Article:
Publishers Clearing House Scam Buster Tips

Publishers Clearing House scam warning: Beware fake check scams are on the rise! At PCH – as with any legitimate sweepstakes company – the winning is always free!

Publishers Clearing House scam warning:  Beware fake check scams are on the rise!

Fake check schemes, where consumers are lured into accepting phony checks in return for sending or wiring cash to a fraudster, can prove costly to unsuspecting consumers.  These check scams are the most frequently reported scam complaints.  And, many use “sweepstakes” as a ruse – telling victims they have won millions of dollars but must first pay taxes or other fees out of the advance check, before they can claim the rest of the prize.  Don’t believe it!  At Publishers Clearing House – as with any legitimate sweepstakes company – the winning is always free!

In these difficult economic times, Publishers Clearing House Scam Busters want to remind you to be wary of sweepstakes offers that may sound too good to be true.  Many consumers are looking for new and different ways to make ends meet and may be tempted to believe an offer they would otherwise not even consider.

Here are three very important tips to avoid getting scammed:

  1. If someone sends you a check and asks you to send money back in return, don’t! – If you are told you have won a prize and are asked to cash a check and send or wire money back, do not! The check is a fake.  Legitimate sweepstakes will never ask you to pay a fee to claim a prize.
  2. If the company name sounds familiar or legitimate and you assume you can trust it, think again!  – Scammers oftentimes use the names of legitimate companies in an attempt to deceive and gain consumers trust.  Criminals will pretend to be affiliated with well-known, recognized and trusted brand names.  Always contact the legitimate company and talk to one of their representatives.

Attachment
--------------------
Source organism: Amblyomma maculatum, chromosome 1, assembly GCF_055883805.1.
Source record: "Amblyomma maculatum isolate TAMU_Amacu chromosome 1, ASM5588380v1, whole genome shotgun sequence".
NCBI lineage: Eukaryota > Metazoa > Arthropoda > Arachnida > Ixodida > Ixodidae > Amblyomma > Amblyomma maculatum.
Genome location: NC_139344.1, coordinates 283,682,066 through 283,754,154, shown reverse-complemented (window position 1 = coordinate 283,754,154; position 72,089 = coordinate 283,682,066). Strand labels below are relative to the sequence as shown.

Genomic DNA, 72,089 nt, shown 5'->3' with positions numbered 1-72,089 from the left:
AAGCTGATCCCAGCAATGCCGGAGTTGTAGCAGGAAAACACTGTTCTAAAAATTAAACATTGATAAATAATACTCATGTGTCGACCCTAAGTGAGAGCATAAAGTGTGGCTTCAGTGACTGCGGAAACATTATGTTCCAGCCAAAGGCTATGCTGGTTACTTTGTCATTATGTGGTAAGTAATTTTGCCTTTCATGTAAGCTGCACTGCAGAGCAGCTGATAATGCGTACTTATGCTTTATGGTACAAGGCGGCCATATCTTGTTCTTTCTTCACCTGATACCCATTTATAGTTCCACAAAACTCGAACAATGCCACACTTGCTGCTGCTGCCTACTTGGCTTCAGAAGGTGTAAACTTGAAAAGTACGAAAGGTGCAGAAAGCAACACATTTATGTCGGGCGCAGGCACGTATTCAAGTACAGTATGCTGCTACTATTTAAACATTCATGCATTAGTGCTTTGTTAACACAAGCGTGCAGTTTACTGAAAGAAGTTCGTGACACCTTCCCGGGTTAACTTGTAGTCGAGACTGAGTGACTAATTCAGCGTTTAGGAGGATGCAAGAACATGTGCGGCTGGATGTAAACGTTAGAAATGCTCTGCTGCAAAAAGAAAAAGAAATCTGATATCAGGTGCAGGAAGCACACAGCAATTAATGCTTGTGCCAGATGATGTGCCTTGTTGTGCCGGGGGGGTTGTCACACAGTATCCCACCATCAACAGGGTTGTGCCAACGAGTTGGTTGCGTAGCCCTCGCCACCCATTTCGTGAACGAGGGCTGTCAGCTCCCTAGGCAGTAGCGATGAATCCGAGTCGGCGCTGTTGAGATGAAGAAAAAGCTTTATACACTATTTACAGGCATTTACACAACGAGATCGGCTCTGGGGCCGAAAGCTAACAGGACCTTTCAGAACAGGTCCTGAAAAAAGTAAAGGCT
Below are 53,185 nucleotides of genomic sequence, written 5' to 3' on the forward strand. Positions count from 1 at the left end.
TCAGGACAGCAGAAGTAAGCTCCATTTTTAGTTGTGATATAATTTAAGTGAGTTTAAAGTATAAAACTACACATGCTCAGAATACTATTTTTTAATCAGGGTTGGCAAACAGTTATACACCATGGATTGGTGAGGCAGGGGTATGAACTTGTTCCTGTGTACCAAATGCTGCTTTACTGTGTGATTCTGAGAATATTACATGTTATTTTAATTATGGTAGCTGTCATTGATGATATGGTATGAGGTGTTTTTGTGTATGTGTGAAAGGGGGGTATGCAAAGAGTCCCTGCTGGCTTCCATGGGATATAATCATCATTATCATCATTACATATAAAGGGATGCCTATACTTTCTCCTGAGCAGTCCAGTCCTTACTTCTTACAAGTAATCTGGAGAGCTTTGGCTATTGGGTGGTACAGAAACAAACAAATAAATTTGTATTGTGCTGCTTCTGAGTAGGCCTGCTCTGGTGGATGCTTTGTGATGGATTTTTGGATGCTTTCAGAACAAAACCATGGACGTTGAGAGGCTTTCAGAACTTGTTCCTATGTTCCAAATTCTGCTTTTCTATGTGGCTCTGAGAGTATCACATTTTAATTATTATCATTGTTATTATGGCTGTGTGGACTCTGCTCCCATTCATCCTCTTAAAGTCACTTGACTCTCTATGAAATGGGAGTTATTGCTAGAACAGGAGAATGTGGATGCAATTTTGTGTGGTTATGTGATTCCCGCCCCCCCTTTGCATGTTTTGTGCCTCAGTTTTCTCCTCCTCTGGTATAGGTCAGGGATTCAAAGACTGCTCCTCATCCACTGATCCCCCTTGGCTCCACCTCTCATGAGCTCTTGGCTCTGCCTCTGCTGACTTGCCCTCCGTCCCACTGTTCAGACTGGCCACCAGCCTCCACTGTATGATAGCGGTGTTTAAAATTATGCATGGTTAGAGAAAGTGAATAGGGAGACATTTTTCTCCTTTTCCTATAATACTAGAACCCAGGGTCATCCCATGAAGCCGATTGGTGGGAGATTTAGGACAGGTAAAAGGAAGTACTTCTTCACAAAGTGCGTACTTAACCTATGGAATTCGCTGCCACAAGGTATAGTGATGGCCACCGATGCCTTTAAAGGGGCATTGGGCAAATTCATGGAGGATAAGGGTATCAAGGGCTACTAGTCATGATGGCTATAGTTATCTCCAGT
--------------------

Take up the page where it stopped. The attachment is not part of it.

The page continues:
3. If someone asks you to wire money to claim a sweepstakes prize, don’t!Most scammers will advise consumers to wire money via a money-transfer service.  Con-artists want money sent to them via a money-transfer service because it’s quick, it’s cash and it’s virtually impossible to trace and recover.  Wiring money is like sending cash and once it’s gone, it’s usually gone.

As members of the Consumer Federation of America’s Fake Check task force which runs under the auspices of the National Consumers League, we work together to reduce these scams. At PCH we take consumer protection and the fraudulent use of our good name very seriously and go to great lengths to combat these scams and protect our customers.  You can read more at

Remember, at Publishers Clearing House, the winning is always free.  If you are ever asked to send or wire money to claim a sweepstakes prize, you are being scammed. It’s just that simple! If you believe you have been the victim of a fraudulent contact using the name of Publishers Clearing House, please fill out a Scam Incident Report.   If you receive a suspicious email fraudulently claiming to be from PCH, PCHLotto or PCHSearch&Win, please fill out a Scam Incident Report.

Visit us online at and click on our Customer Service/Info Center for more sweepstakes scam protection tips!




Margaret Crossan

PCH Consumer Affairs Department

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  1. A Henry Miller just ask me for a friends request he says he works for PCH and he is a General Claims Agent is this true?

  2. Today my cell phone was called by a guy with a Middle East-sounding accent & claimed to be the “Prize Director” from PCH & I had won $1.5M and a new 2016 GMC Denali pickup/van. He claimed his name was David Benjamin. A second man with similar accent was involved in the scam, who called my home phone number after a lengthy exchange and I had unfortunately provided my address & home phone number (it was very convincing & he was aggressive). At one point, I had each man on both phones at once.